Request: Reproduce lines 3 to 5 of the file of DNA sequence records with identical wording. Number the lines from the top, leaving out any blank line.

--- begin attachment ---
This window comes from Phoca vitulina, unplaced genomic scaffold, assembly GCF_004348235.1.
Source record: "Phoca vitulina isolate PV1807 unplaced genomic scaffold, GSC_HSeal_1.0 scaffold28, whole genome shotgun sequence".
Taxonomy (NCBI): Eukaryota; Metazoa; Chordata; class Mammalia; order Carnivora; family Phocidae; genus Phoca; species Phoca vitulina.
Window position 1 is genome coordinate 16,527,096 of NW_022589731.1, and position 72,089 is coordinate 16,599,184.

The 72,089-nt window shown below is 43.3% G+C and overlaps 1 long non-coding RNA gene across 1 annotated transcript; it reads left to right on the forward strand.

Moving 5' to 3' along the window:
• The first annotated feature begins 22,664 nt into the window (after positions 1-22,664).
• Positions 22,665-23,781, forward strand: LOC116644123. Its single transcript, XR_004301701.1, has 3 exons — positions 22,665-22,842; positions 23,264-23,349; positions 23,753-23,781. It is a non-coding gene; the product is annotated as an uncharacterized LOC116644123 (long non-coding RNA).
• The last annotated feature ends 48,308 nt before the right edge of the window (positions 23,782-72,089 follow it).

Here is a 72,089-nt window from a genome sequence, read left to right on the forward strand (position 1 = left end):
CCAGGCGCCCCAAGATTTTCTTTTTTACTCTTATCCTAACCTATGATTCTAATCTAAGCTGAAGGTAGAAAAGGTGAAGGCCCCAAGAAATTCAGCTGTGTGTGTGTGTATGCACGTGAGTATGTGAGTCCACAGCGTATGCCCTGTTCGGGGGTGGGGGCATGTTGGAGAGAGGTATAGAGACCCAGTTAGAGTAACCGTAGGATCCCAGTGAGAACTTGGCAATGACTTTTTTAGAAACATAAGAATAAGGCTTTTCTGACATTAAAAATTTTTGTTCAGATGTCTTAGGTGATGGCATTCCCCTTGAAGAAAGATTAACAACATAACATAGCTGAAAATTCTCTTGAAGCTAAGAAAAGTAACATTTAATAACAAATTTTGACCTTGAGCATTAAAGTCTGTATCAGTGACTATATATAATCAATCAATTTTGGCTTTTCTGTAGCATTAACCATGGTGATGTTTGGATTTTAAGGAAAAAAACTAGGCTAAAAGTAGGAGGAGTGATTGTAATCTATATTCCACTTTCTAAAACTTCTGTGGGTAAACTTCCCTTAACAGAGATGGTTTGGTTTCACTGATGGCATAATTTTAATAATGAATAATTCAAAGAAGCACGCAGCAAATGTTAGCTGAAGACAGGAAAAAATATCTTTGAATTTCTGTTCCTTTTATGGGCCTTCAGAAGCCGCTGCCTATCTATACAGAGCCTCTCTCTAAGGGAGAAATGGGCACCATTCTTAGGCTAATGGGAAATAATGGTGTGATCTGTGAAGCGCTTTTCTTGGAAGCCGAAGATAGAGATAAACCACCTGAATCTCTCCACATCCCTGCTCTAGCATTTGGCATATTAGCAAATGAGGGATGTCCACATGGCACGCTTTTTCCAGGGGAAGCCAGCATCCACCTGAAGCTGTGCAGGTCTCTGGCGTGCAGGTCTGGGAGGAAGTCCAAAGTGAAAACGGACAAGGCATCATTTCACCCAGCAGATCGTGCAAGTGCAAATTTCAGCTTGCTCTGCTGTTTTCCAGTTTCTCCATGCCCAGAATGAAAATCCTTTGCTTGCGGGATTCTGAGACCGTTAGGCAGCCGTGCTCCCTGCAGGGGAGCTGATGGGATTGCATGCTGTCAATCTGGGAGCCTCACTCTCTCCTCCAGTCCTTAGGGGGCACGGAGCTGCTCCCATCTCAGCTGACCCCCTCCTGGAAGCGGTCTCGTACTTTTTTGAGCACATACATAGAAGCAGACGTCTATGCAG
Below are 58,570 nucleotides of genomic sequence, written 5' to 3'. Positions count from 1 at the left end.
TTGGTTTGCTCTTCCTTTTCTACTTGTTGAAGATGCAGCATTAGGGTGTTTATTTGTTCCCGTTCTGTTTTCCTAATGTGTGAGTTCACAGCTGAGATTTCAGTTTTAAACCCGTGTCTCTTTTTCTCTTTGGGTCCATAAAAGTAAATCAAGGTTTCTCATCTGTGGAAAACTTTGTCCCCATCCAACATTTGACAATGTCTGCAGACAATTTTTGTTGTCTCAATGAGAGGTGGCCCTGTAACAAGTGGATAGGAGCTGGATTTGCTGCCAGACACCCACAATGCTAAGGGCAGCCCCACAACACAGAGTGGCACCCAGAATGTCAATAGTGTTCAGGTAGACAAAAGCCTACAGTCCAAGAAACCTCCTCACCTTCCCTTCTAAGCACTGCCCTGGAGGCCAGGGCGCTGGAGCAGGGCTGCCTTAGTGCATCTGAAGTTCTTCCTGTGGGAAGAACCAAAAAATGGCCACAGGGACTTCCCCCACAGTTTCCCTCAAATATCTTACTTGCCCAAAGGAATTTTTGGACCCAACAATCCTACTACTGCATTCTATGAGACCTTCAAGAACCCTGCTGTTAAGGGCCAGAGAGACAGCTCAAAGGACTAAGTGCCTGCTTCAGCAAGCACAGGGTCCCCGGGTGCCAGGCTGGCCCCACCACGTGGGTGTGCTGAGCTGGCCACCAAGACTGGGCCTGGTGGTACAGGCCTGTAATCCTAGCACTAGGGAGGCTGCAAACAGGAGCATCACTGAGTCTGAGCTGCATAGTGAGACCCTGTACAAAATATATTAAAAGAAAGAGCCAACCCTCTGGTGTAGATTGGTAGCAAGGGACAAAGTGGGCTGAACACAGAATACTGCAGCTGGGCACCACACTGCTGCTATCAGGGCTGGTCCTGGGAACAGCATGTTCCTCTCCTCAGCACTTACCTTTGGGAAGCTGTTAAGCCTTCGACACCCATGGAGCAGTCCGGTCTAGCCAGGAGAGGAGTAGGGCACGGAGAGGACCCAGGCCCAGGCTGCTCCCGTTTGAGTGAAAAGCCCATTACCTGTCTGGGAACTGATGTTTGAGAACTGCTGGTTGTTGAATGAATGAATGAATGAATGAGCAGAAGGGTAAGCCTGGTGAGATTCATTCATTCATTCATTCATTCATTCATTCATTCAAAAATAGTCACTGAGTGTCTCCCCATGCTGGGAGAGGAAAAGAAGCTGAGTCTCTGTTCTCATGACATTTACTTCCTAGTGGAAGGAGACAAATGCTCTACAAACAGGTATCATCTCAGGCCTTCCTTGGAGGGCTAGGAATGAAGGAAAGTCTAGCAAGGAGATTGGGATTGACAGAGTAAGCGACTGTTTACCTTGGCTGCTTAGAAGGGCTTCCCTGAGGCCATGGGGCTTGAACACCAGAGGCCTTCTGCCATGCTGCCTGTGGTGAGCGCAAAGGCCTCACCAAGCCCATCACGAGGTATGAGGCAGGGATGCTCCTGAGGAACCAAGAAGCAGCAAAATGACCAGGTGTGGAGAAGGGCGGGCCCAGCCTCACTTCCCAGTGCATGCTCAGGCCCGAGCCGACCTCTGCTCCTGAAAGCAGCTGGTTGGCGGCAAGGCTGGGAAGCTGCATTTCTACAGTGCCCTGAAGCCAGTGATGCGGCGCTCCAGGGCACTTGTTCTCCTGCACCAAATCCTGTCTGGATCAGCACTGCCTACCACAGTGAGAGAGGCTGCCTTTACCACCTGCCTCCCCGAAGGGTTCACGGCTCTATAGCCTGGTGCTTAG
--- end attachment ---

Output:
Taxonomy (NCBI): Eukaryota; Metazoa; Chordata; class Mammalia; order Carnivora; family Phocidae; genus Phoca; species Phoca vitulina.
Window position 1 is genome coordinate 16,527,096 of NW_022589731.1, and position 72,089 is coordinate 16,599,184.

The 72,089-nt window shown below is 43.3% G+C and overlaps 1 long non-coding RNA gene across 1 annotated transcript; it reads left to right on the forward strand.